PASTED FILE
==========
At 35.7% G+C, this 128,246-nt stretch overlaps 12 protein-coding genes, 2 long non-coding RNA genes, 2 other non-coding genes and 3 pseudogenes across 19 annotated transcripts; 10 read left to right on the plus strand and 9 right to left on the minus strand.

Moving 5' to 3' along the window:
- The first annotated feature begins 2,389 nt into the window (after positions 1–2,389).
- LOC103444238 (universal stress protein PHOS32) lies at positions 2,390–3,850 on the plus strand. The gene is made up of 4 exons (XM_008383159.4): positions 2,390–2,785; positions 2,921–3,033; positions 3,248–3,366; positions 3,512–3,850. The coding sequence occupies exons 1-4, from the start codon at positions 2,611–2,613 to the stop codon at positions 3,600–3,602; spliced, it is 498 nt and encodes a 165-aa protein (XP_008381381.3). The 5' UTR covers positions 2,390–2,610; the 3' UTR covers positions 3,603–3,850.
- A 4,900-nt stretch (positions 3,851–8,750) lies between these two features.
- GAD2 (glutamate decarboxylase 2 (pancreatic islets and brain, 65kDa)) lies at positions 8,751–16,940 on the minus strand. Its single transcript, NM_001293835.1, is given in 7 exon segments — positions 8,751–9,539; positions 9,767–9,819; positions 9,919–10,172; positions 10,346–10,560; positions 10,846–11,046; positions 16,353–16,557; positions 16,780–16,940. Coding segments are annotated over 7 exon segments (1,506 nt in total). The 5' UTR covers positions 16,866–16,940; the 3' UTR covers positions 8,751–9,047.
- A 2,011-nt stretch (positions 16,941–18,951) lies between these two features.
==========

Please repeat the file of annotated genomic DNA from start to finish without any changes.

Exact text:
At 35.7% G+C, this 128,246-nt stretch overlaps 12 protein-coding genes, 2 long non-coding RNA genes, 2 other non-coding genes and 3 pseudogenes across 19 annotated transcripts; 10 read left to right on the plus strand and 9 right to left on the minus strand.

Moving 5' to 3' along the window:
- The first annotated feature begins 2,389 nt into the window (after positions 1–2,389).
- LOC103444238 (universal stress protein PHOS32) lies at positions 2,390–3,850 on the plus strand. The gene is made up of 4 exons (XM_008383159.4): positions 2,390–2,785; positions 2,921–3,033; positions 3,248–3,366; positions 3,512–3,850. The coding sequence occupies exons 1-4, from the start codon at positions 2,611–2,613 to the stop codon at positions 3,600–3,602; spliced, it is 498 nt and encodes a 165-aa protein (XP_008381381.3). The 5' UTR covers positions 2,390–2,610; the 3' UTR covers positions 3,603–3,850.
- A 4,900-nt stretch (positions 3,851–8,750) lies between these two features.
- GAD2 (glutamate decarboxylase 2 (pancreatic islets and brain, 65kDa)) lies at positions 8,751–16,940 on the minus strand. Its single transcript, NM_001293835.1, is given in 7 exon segments — positions 8,751–9,539; positions 9,767–9,819; positions 9,919–10,172; positions 10,346–10,560; positions 10,846–11,046; positions 16,353–16,557; positions 16,780–16,940. Coding segments are annotated over 7 exon segments (1,506 nt in total). The 5' UTR covers positions 16,866–16,940; the 3' UTR covers positions 8,751–9,047.
- A 2,011-nt stretch (positions 16,941–18,951) lies between these two features.